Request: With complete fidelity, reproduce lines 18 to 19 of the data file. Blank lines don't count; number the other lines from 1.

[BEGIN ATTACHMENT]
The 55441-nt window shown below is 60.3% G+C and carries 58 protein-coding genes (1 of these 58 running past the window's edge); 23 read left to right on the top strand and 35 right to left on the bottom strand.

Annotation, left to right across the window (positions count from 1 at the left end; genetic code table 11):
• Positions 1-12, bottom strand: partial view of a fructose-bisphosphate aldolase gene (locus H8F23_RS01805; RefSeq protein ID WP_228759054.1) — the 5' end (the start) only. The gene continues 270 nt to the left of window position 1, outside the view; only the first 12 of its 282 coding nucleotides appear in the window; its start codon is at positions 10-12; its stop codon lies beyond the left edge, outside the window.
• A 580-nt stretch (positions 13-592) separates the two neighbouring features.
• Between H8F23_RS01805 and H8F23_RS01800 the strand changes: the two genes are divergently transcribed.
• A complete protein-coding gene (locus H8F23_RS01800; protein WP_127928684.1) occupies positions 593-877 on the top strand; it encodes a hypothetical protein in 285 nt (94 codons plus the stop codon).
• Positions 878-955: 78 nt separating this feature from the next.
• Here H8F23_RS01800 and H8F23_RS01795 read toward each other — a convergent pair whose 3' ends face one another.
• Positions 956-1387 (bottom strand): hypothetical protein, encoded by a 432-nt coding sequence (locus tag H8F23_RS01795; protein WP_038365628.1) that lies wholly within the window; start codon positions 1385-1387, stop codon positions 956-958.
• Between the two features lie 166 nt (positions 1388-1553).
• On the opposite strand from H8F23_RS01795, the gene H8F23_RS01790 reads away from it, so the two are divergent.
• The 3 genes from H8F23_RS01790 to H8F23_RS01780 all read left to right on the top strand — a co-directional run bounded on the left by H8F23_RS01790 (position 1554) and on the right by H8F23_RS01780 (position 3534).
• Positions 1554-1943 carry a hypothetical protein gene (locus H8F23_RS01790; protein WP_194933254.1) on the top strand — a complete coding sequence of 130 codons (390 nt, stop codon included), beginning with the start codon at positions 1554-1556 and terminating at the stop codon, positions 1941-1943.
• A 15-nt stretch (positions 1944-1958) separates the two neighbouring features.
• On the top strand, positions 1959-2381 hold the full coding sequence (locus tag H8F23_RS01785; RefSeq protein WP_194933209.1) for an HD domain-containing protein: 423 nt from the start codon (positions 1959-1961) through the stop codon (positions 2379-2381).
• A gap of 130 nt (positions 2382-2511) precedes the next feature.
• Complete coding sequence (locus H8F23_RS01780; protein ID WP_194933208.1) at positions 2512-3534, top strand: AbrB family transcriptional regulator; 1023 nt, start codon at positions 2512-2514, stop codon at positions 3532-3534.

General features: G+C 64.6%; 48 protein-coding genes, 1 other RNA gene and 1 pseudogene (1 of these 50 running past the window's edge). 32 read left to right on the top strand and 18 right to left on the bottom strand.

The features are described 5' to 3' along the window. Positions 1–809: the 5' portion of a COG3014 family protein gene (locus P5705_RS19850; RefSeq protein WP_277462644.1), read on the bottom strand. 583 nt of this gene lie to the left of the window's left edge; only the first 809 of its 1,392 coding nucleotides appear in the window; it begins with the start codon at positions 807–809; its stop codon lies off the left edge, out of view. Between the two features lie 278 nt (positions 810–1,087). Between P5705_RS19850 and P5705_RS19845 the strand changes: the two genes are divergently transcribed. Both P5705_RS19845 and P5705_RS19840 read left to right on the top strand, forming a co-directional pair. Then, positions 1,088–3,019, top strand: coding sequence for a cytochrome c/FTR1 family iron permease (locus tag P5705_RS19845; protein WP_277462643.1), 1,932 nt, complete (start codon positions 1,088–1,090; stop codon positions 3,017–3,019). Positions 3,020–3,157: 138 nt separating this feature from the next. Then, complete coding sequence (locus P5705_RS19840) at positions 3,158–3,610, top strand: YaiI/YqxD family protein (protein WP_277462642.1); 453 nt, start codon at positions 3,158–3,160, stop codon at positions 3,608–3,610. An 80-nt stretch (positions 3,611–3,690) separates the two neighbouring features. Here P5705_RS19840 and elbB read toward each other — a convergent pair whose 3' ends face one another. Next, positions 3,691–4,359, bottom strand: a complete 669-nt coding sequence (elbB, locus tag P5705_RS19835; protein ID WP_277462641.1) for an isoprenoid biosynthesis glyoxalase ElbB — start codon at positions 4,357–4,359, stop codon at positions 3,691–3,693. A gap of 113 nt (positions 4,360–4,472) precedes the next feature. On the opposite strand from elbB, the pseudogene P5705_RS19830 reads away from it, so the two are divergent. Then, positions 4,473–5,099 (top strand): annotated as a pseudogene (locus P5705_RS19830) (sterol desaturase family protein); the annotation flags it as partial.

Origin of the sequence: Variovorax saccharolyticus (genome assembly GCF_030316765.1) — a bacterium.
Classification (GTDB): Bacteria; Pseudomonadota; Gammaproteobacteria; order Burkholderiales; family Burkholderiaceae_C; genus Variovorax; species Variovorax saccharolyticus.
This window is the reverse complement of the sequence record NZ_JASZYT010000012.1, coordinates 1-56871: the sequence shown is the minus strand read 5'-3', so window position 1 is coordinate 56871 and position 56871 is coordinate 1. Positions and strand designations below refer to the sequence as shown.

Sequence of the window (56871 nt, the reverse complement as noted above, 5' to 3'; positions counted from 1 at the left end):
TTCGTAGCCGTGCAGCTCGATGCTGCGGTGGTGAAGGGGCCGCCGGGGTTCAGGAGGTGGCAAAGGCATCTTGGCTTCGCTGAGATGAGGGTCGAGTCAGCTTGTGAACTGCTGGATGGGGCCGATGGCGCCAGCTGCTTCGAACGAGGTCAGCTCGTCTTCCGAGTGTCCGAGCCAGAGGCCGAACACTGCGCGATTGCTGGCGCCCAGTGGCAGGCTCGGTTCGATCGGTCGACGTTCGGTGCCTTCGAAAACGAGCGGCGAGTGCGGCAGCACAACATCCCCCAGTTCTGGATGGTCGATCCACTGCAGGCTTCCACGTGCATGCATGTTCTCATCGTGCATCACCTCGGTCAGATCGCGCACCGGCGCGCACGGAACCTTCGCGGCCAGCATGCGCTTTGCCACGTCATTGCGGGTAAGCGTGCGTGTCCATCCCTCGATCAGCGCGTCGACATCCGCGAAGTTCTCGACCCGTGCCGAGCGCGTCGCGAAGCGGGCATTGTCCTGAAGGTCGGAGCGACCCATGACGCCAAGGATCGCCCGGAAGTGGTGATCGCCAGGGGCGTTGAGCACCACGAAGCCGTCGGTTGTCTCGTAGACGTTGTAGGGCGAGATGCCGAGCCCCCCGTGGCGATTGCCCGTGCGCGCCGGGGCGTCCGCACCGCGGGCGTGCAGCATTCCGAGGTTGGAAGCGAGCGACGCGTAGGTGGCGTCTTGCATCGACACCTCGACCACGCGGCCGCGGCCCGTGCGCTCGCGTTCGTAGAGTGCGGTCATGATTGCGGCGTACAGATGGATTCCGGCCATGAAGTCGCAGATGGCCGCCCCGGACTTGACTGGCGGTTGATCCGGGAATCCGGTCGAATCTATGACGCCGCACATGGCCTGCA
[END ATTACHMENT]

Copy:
General features: G+C 64.6%; 48 protein-coding genes, 1 other RNA gene and 1 pseudogene (1 of these 50 running past the window's edge). 32 read left to right on the top strand and 18 right to left on the bottom strand.

The features are described 5' to 3' along the window. Positions 1–809: the 5' portion of a COG3014 family protein gene (locus P5705_RS19850; RefSeq protein WP_277462644.1), read on the bottom strand. 583 nt of this gene lie to the left of the window's left edge; only the first 809 of its 1,392 coding nucleotides appear in the window; it begins with the start codon at positions 807–809; its stop codon lies off the left edge, out of view. Between the two features lie 278 nt (positions 810–1,087). Between P5705_RS19850 and P5705_RS19845 the strand changes: the two genes are divergently transcribed. Both P5705_RS19845 and P5705_RS19840 read left to right on the top strand, forming a co-directional pair. Then, positions 1,088–3,019, top strand: coding sequence for a cytochrome c/FTR1 family iron permease (locus tag P5705_RS19845; protein WP_277462643.1), 1,932 nt, complete (start codon positions 1,088–1,090; stop codon positions 3,017–3,019). Positions 3,020–3,157: 138 nt separating this feature from the next. Then, complete coding sequence (locus P5705_RS19840) at positions 3,158–3,610, top strand: YaiI/YqxD family protein (protein WP_277462642.1); 453 nt, start codon at positions 3,158–3,160, stop codon at positions 3,608–3,610. An 80-nt stretch (positions 3,611–3,690) separates the two neighbouring features. Here P5705_RS19840 and elbB read toward each other — a convergent pair whose 3' ends face one another. Next, positions 3,691–4,359, bottom strand: a complete 669-nt coding sequence (elbB, locus tag P5705_RS19835; protein ID WP_277462641.1) for an isoprenoid biosynthesis glyoxalase ElbB — start codon at positions 4,357–4,359, stop codon at positions 3,691–3,693. A gap of 113 nt (positions 4,360–4,472) precedes the next feature. On the opposite strand from elbB, the pseudogene P5705_RS19830 reads away from it, so the two are divergent. Then, positions 4,473–5,099 (top strand): annotated as a pseudogene (locus P5705_RS19830) (sterol desaturase family protein); the annotation flags it as partial.